23 February 2018

German materials science expert Professor Tanja Weil will explain how extremely small nano-materials offer a big step forward in enabling better diagnosis and treatment against disease due to their unique properties.


The term 'nano' denotes extremely small dimensions of only a few billionths of a metre (nanometres). In this lecture, Professor Weil will give insights into the emerging field of nanotherapeutics and how nanomaterials such as ultra-small diamond particles can be prepared with various surface functionalities to enable their transport across biological barriers into diseased tissues and cells. These new materials provide unique opportunities for the therapy and diagnosis of severe diseases such as cancer or viral infections, due to their extremely small size and attached chemical barcodes. Nanoscience aspires to gain fundamental insights to the interactions of polymeric nanomaterials with cells as the smallest units of life, with the aim of transporting cleverly packaged drugs more effectively to the target site in the body so that they provide higher efficacy with less side effects. New avenues in diamond theranostics will also enable better therapy and diagnostics through high-contrast tracking of drug transport within diseased tissue.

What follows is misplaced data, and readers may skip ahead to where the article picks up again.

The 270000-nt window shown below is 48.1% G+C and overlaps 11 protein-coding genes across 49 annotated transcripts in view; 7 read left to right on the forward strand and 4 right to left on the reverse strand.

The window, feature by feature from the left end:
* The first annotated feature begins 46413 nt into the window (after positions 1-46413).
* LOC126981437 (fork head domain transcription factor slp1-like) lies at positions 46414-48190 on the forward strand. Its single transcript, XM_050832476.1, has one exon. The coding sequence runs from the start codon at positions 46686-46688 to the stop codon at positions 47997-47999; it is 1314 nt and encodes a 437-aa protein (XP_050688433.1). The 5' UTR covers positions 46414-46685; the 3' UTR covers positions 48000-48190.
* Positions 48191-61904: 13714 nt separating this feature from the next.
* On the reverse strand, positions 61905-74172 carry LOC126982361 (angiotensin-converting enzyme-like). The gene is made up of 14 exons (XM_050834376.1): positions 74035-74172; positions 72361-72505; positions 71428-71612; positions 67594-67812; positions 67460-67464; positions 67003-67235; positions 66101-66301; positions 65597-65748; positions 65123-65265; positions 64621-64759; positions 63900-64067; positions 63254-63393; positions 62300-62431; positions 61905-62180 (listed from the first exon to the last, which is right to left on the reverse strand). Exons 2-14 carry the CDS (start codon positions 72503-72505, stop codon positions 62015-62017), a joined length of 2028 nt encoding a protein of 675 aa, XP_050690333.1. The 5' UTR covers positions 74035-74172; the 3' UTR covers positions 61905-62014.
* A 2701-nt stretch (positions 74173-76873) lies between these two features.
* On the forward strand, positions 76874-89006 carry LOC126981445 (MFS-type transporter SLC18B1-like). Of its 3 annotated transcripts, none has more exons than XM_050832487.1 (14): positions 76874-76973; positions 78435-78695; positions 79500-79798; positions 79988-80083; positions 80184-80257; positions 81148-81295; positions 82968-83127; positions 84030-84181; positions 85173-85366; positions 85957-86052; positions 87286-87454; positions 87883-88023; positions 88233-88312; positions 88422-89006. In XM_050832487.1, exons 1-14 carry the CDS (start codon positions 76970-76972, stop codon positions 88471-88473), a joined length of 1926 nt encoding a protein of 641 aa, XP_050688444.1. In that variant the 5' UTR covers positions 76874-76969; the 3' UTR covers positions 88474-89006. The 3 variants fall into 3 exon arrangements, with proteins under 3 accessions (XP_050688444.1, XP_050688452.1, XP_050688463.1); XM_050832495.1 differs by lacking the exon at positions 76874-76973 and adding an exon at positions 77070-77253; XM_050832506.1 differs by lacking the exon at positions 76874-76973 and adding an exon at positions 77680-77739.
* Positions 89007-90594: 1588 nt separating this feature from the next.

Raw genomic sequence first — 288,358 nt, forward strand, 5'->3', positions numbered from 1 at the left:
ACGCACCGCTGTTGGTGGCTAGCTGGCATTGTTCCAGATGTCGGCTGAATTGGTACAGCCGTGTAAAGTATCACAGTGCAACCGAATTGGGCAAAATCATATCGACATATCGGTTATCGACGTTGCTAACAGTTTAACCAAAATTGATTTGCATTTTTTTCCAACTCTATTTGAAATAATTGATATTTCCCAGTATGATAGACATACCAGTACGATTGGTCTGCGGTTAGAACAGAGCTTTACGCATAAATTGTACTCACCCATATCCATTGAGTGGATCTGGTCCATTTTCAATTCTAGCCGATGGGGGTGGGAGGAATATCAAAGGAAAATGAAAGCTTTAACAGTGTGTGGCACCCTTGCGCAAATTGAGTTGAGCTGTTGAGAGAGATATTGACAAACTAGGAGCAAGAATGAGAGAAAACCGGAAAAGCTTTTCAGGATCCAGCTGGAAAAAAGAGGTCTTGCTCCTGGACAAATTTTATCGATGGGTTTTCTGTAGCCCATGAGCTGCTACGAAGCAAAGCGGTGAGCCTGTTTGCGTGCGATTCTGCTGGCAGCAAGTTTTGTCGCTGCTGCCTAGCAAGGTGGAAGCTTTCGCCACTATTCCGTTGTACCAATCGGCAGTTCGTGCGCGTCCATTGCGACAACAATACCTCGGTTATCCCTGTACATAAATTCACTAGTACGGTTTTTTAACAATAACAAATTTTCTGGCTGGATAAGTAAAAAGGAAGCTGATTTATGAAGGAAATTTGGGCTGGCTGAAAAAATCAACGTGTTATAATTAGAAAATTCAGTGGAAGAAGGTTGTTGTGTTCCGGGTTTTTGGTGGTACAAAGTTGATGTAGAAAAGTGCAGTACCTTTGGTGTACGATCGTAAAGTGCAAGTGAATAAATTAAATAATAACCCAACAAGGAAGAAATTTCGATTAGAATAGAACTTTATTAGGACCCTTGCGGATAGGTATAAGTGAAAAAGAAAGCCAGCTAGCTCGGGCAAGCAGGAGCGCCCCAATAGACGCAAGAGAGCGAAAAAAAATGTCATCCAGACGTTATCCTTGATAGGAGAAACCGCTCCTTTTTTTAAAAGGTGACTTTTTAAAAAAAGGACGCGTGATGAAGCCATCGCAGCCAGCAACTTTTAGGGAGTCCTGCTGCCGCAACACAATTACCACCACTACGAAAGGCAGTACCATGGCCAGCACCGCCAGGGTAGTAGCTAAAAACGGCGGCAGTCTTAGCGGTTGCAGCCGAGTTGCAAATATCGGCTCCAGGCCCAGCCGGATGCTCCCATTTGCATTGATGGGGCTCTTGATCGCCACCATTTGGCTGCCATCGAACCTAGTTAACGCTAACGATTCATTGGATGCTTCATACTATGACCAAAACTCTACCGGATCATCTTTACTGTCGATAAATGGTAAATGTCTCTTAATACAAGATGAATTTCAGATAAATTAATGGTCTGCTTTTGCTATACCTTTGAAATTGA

Professor Tanja Weil, Max Planck Institute for Polymer Research, Germany

Professor Tanja Weil joined the Max Planck Society in 2017 as one of the directors of the Max Planck Institute for Polymer Research heading the Synthesis of Macromolecules department. Her current scientific interests include the synthesis of quantum materials, customised and adaptive macromolecules for precision sensing and therapy, and polymeric catalysts and hybrid membranes that outperform existing polymeric materials. She has published about 140 scientific publications and the same number of patent applications and she serves on several advisory committees, editorial and advisory boards such as Journal of the American Chemical Society, Biomacromolecules, Biomaterials Science and Macromolecular Bioscience and Advanced Sciences.

23 February 2018 - 12 February 2018
3.30 - 4.45pm, followed by refreshments
QUT Gardens Point
The Kindler Theatre (P-421), Level 4, P Block
QUT Institute for Future Environments
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Professor Tanja Weil, Max Planck Institute for Polymer Research, Germany